Taxation Determination

TD 2003/9

Income tax: is a taxpayer entitled to an income tax deduction for purported partnership losses claimed to have been incurred as a result of entering a prepaid service warrant arrangement as described in Taxpayer Alert 2002/5?

  • Please note that the PDF version is the authorised version of this ruling.

FOI status:

may be released

Preamble
The number, subject heading, date of effect and paragraphs 1, 3, 7 and 17 of this Taxation Determination are a 'public ruling' for the purposes of Part IVAAA of the Taxation Administration Act 1953 and are legally binding on the Commissioner. The remainder of the Determination is administratively binding on the Commissioner. Taxation Rulings TR 92/1 and TR 97/16 together explain how a Determination is legally or administratively binding.

1. No.

2. Taxpayer Alert 2002/5 ('the Alert') was issued on 8 April 2002. It described an arrangement where a taxpayer claims large income tax deductions for partnership losses purportedly incurred in carrying on a business of buying and selling warrants for the provision of wealth creation seminars. The Alert indicated that the Australian Taxation Office is examining the scheme.

3. The arrangements are generally as follows:

a)
A taxpayer purports to enter into a partnership which claims to be in the business of acquiring and disposing of prepaid service warrants. The taxpayer does not know some or all of the other purported partners;
b)
The partnership claims to buy a series of warrants that are redeemable for services from an offshore seminar provider ('service provider'). The warrants expire at the end of one year after issue;
c)
The service provider requires part payment for the warrants, with the balance due when the warrant is redeemed for services to be provided. For example, warrants with a face value of $50,000 are acquired by paying $6,250 (12.5% of the face value) with the balance owing to the service provider;
d)
The arrangements tend to be entered into at the end of the financial year;
e)
The partnership's claimed objective is to endorse the warrants to a client for a fee so the client can redeem them for financial and wealth creation seminars from the service provider. There is a question as to whether any warrants are actually made available to the partnership;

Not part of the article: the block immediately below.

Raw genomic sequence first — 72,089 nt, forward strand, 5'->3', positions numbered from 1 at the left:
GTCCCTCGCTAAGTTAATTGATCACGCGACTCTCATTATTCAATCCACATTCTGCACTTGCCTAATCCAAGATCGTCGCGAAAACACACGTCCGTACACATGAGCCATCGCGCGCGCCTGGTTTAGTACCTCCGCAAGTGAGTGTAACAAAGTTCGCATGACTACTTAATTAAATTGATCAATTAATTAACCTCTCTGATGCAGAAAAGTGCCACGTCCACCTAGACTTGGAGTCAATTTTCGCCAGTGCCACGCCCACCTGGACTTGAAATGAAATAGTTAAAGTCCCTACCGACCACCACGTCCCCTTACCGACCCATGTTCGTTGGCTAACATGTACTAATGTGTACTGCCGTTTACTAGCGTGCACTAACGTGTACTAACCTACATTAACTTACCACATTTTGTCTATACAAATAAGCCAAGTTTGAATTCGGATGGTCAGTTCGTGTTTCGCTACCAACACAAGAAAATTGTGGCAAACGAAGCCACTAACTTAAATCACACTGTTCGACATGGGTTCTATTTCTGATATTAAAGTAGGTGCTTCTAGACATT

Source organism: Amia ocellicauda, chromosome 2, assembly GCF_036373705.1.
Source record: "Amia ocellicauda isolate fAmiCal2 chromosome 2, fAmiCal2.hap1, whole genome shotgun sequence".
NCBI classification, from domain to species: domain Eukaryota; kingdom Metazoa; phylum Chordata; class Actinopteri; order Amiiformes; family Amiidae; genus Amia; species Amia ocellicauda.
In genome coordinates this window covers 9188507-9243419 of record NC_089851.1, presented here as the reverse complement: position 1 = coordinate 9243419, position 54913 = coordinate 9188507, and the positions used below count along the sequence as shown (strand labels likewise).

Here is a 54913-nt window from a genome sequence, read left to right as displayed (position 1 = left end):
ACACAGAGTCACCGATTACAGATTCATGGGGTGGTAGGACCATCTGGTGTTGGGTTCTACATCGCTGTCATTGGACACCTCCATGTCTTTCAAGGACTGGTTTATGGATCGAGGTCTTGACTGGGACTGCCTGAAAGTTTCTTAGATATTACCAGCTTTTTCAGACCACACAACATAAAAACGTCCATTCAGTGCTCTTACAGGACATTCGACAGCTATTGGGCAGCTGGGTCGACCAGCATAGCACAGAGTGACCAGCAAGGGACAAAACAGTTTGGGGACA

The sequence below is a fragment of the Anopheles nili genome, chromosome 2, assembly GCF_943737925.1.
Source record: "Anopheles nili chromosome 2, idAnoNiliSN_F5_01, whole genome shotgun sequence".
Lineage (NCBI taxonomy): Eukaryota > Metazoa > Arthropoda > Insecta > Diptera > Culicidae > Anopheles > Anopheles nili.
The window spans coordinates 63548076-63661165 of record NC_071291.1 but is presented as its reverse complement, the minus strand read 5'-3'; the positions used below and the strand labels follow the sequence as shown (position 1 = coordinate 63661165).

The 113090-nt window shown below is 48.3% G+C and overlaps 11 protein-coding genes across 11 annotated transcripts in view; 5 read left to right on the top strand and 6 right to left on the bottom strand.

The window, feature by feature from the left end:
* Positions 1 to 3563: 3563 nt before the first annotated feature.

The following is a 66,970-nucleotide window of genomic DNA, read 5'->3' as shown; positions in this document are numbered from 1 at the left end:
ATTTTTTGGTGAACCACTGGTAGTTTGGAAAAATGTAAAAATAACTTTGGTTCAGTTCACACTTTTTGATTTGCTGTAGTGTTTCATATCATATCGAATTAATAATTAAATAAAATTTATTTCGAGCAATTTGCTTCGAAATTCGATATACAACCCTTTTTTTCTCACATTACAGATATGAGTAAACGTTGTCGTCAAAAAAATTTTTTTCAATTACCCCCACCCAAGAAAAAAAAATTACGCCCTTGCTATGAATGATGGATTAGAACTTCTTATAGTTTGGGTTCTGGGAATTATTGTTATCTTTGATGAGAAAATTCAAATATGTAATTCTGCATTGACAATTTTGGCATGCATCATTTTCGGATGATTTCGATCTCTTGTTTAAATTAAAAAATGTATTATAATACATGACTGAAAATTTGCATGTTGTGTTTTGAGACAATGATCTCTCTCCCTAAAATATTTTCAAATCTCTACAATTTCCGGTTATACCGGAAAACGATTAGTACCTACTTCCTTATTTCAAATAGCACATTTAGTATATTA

f)
All warrants that have not been endorsed to clients by the end of a 12 month period are said to be re-purchased by the service provider at a discount to their face value. Generally this discount is equal to the part payment made at the time the warrants were purchased. In the example at paragraph 3(c) above, a discount of 12.5% is applied to the face value of the warrant, resulting in the warrant being repurchased for an amount equal to the balance owing. This amount is credited against the outstanding loan balance, leaving no amount outstanding;
g)
The partnership claims that the purchase of the warrants by the partnership will give rise to an allowable deduction equal to the face value of the warrants in the year they are acquired;
h)
The partnership also claims that on endorsing the warrants to the client or on the re-purchasing of the warrants by the service provider the partnership would derive assessable income in the subsequent year;
i)
The partners claim a share of the partnership loss in their tax returns; and
j)
Partners generally have a lack of knowledge of, and participation in, the operations of the purported business. They keep limited or no records or financial statements regarding its economic performance.

4. Our view on these arrangements is as follows:

Subsection 8-1 (General deductions)

5. It is a question of fact as to whether there is a partnership and if a business is being carried on in partnership. The question of a potential partner's intent and conduct when entering into a purported partnership arrangement is one that is looked at on a case by case basis (see Taxation Ruling TR 94/8).